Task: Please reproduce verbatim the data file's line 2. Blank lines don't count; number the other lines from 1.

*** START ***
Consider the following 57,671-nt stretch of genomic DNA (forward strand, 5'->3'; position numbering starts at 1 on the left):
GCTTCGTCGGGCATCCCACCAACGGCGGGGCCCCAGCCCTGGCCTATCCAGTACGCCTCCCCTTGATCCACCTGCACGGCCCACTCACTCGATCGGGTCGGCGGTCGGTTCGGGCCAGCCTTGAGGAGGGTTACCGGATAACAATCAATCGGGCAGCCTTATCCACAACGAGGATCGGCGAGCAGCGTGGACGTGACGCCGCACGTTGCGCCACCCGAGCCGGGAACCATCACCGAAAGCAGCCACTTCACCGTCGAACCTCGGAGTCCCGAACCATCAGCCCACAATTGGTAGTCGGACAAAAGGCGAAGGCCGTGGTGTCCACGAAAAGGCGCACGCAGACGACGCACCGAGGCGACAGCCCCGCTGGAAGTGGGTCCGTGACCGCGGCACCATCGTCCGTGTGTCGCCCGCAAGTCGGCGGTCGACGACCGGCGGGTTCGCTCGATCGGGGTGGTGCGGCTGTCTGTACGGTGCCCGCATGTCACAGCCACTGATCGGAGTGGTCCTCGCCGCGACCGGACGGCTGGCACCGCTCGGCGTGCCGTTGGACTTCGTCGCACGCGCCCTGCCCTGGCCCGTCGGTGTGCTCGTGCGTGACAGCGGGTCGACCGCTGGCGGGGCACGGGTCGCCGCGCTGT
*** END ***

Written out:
GCTTCGTCGGGCATCCCACCAACGGCGGGGCCCCAGCCCTGGCCTATCCAGTACGCCTCCCCTTGATCCACCTGCACGGCCCACTCACTCGATCGGGTCGGCGGTCGGTTCGGGCCAGCCTTGAGGAGGGTTACCGGATAACAATCAATCGGGCAGCCTTATCCACAACGAGGATCGGCGAGCAGCGTGGACGTGACGCCGCACGTTGCGCCACCCGAGCCGGGAACCATCACCGAAAGCAGCCACTTCACCGTCGAACCTCGGAGTCCCGAACCATCAGCCCACAATTGGTAGTCGGACAAAAGGCGAAGGCCGTGGTGTCCACGAAAAGGCGCACGCAGACGACGCACCGAGGCGACAGCCCCGCTGGAAGTGGGTCCGTGACCGCGGCACCATCGTCCGTGTGTCGCCCGCAAGTCGGCGGTCGACGACCGGCGGGTTCGCTCGATCGGGGTGGTGCGGCTGTCTGTACGGTGCCCGCATGTCACAGCCACTGATCGGAGTGGTCCTCGCCGCGACCGGACGGCTGGCACCGCTCGGCGTGCCGTTGGACTTCGTCGCACGCGCCCTGCCCTGGCCCGTCGGTGTGCTCGTGCGTGACAGCGGGTCGACCGCTGGCGGGGCACGGGTCGCCGCGCTGT